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Guyana (2002)

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Guyana 2002 year

Administrative divisions 10 regions; Barima-Waini, Cuyuni-Mazaruni, Demerara-Mahaica, East Berbice-Corentyne, Essequibo Islands-West Demerara, Mahaica-Berbice, Pomeroon-Supenaam, Potaro-Siparuni, Upper Demerara-Berbice, Upper Takutu-Upper Essequibo
Age structure 0-14 years: 27.6% (male 98,198; female 94,397)

15-64 years: 67.4% (male 237,324; female 233,400)

65 years and over: 5% (male 15,510; female 19,380) (2002 est.)
Agriculture - products sugar, rice, wheat, vegetable oils; beef, pork, poultry, dairy products; fish (shrimp)
Airports 51 (2001)
Airports - with paved runways total: 8

1,524 to 2,437 m: 3

914 to 1,523 m: 1

under 914 m: 5 (2002)
Airports - with unpaved runways total: 43

1,524 to 2,437 m: 1

914 to 1,523 m: 8

under 914 m: 34 (2002)
Area total: 214,970 sq km

land: 196,850 sq km

water: 18,120 sq km
Area - comparative slightly smaller than Idaho
Background Originally a Dutch colony in the 17th century, by 1815 Guyana had become a British possession. The abolition of slavery led to black settlement of urban areas and the importation of indentured servants from India to work the sugar plantations. This ethnocultural divide has persisted and has led to turbulent politics. Guyana achieved independence from the UK in 1966, but until the early 1990s it was ruled mostly by socialist-oriented governments. In 1992, Cheddi JAGAN was elected president, in what is considered the country's first free and fair election since independence. Upon his death five years later, he was succeeded by his wife Janet, who resigned in 1999 due to poor health. Her successor, Bharrat JAGDEO, was reelected in 2001.
Birth rate 17.89 births/1,000 population (2002 est.)
Budget revenues: $227 million

expenditures: $235.2 million, including capital expenditures of $93.4 million (2000) (2000)
Capital Georgetown
Climate tropical; hot, humid, moderated by northeast trade winds; two rainy seasons (May to mid-August, mid-November to mid-January)
Coastline 459 km
Constitution 6 October 1980
Country name conventional long form: Co-operative Republic of Guyana

conventional short form: Guyana

former: British Guiana
Currency Guyanese dollar (GYD)
Death rate 9.33 deaths/1,000 population (2002 est.)
Debt - external $1.1 billion (2000) (2000)
Diplomatic representation from the US chief of mission: Ambassador Ronald D. GODARD

embassy: 100 Young and Duke Streets, Kingston, Georgetown

mailing address: P. O. Box 10507, Georgetown

telephone: [592] 225-4900 through 4909

FAX: [592] 225-8497
Diplomatic representation in the US chief of mission: Ambassador Dr. Ali Odeen ISHMAEL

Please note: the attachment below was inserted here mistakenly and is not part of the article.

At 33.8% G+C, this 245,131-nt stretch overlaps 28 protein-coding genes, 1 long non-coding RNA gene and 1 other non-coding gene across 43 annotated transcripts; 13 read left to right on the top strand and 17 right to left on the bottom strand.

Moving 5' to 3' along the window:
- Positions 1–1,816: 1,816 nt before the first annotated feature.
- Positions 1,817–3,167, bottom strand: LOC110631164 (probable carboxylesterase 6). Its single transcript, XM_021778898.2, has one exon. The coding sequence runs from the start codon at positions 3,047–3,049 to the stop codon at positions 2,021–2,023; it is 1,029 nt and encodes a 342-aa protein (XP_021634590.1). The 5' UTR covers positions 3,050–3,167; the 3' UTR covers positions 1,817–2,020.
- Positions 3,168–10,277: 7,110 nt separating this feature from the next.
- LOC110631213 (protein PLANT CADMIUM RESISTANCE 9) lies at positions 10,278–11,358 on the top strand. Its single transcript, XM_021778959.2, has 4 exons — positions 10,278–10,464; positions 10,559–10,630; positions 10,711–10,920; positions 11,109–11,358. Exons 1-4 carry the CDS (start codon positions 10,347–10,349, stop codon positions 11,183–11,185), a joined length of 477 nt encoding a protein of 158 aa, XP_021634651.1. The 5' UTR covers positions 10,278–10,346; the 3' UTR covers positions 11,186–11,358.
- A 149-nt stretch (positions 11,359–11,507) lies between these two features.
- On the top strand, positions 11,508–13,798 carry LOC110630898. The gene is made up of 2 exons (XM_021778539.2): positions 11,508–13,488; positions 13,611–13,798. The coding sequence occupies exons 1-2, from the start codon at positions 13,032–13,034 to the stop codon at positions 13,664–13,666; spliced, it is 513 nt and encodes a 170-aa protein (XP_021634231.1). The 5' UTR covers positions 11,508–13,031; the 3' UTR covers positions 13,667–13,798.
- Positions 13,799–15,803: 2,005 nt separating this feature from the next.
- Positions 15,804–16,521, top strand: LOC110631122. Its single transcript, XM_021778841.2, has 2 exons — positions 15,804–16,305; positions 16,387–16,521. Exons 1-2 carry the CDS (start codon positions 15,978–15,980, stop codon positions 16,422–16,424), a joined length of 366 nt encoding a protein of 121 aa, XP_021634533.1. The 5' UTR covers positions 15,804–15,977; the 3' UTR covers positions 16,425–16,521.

chancery: 2490 Tracy Place NW, Washington, DC 20008

telephone: [1] (202) 265-6900

FAX: [1] (202) 232-1297

consulate(s) general: New York
Disputes - international all of the area west of the Essequibo (river) claimed by Venezuela; Suriname claims area between New (Upper Courantyne) and Courantyne/Kutari [Koetari] rivers (all headwaters of the Courantyne); territorial sea boundary with Suriname is in dispute
Economic aid - recipient $84 million (1995), Heavily Indebted Poor Country Initiative (HIPC) $253 million (1997)
Economy - overview The Guyanese economy has exhibited moderate economic growth since 1999, based on an expansion in the agricultural and mining sectors, a more favorable atmosphere for business initiatives, a more realistic exchange rate, fairly low inflation, and the continued support of international organizations. Chronic problems include a shortage of skilled labor and a deficient infrastructure. The government is juggling a sizable external debt against the urgent need for expanded public investment. Low prices for key mining and agricultural commodities combined with troubles in the bauxite and sugar industries threaten the government's already tenuous fiscal position and dim prospects for 2002.
Electricity - consumption 469.65 million kWh (2000)
Electricity - exports 0 kWh (2000)
Electricity - imports 0 kWh (2000)
Electricity - production 505 million kWh (2000)
Electricity - production by source fossil fuel: 99%

hydro: 1%

nuclear: 0%

other: 0% (2000)
Elevation extremes lowest point: Atlantic Ocean 0 m

highest point: Mount Roraima 2,835 m
Environment - current issues water pollution from sewage and agricultural and industrial chemicals; deforestation
Environment - international agreements party to: Biodiversity, Climate Change, Desertification, Endangered Species, Hazardous Wastes, Law of the Sea, Ozone Layer Protection, Ship Pollution, Tropical Timber 83, Tropical Timber 94

signed, but not ratified: none of the selected agreements
Ethnic groups East Indian 50%, black 36%, Amerindian 7%, white, Chinese, and mixed 7%
Exchange rates Guyanese dollars per US dollar - 189.5 (December 2001), 187.3 (2001), 182.4 (2000), 178.0 (1999), 150.5 (1998), 142.4 (1997)
Executive branch chief of state: President Bharrat JAGDEO (since 11 August 1999); note - assumed presidency after resignation of President JAGAN

head of government: Prime Minister Samuel HINDS (since NA December 1997)

cabinet: Cabinet of Ministers appointed by the president, responsible to the legislature

elections: president elected by the majority party in the National Assembly following legislative elections, which must be held at least every five years; elections last held 19 March 2001 (next to be held by March 2006); prime minister appointed by the president

election results: President Bharrat JAGDEO reelected; percent of legislative vote - NA%
Exports 0 kWh (2000)
Exports $505 million f.o.b. (2000)
Exports - commodities sugar, gold, bauxite/alumina, rice, shrimp, molasses, rum, timber
Exports - partners Canada 22%, US 22%, UK 18%, Netherlands Antilles 11% (1999)
Fiscal year calendar year
Flag description green, with a red isosceles triangle (based on the hoist side) superimposed on a long, yellow arrowhead; there is a narrow, black border between the red and yellow, and a narrow, white border between the yellow and the green
GDP purchasing power parity - $2.5 billion (2000 est.)
GDP - composition by sector agriculture: 36%

industry: 32%

services: 32% (2000) (2000)
GDP - per capita purchasing power parity - $3,600 (2000 est.)